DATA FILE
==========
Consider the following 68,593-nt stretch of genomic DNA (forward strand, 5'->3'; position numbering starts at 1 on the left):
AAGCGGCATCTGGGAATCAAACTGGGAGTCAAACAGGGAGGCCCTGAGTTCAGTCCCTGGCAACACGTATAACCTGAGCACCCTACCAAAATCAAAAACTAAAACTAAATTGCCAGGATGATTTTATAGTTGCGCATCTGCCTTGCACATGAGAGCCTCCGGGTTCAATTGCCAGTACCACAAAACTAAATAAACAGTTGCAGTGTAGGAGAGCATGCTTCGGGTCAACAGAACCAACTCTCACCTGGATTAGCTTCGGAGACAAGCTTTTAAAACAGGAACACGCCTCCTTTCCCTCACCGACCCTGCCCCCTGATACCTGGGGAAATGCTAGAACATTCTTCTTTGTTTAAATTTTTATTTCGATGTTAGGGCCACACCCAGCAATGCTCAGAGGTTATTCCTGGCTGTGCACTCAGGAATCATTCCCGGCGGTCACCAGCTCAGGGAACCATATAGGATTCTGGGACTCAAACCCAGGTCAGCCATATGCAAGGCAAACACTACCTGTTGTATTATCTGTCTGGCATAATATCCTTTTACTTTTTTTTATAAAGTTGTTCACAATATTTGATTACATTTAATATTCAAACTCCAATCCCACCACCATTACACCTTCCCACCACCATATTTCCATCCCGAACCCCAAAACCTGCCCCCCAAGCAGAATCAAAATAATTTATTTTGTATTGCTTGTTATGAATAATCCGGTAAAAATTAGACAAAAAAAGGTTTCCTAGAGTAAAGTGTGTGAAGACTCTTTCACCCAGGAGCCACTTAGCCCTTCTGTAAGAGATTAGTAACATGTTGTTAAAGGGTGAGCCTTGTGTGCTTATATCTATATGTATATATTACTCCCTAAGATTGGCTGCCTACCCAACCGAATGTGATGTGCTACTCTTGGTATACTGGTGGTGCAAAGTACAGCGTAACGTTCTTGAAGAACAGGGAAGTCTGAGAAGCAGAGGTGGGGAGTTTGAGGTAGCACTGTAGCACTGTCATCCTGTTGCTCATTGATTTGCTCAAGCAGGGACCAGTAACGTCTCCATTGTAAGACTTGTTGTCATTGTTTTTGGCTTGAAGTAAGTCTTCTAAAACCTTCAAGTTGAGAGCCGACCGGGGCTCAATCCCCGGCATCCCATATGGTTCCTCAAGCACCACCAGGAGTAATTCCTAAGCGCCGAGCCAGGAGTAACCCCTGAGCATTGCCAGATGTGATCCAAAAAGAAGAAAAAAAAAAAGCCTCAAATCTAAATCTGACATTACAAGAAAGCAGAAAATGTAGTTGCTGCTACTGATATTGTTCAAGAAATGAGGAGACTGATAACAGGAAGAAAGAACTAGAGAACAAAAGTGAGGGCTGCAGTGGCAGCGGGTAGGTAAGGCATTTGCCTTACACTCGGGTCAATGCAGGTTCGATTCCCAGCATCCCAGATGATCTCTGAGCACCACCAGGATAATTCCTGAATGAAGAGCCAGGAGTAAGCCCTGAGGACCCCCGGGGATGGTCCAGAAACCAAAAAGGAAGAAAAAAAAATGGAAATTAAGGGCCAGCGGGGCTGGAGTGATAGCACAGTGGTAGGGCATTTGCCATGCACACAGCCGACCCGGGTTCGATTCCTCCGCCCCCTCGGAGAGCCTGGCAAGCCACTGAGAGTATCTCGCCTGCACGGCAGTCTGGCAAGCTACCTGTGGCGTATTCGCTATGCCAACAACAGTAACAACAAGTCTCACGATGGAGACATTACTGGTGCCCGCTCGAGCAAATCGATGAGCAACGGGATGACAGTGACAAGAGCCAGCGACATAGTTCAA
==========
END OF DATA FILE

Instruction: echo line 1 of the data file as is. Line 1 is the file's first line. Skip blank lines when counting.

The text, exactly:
Consider the following 68,593-nt stretch of genomic DNA (forward strand, 5'->3'; position numbering starts at 1 on the left):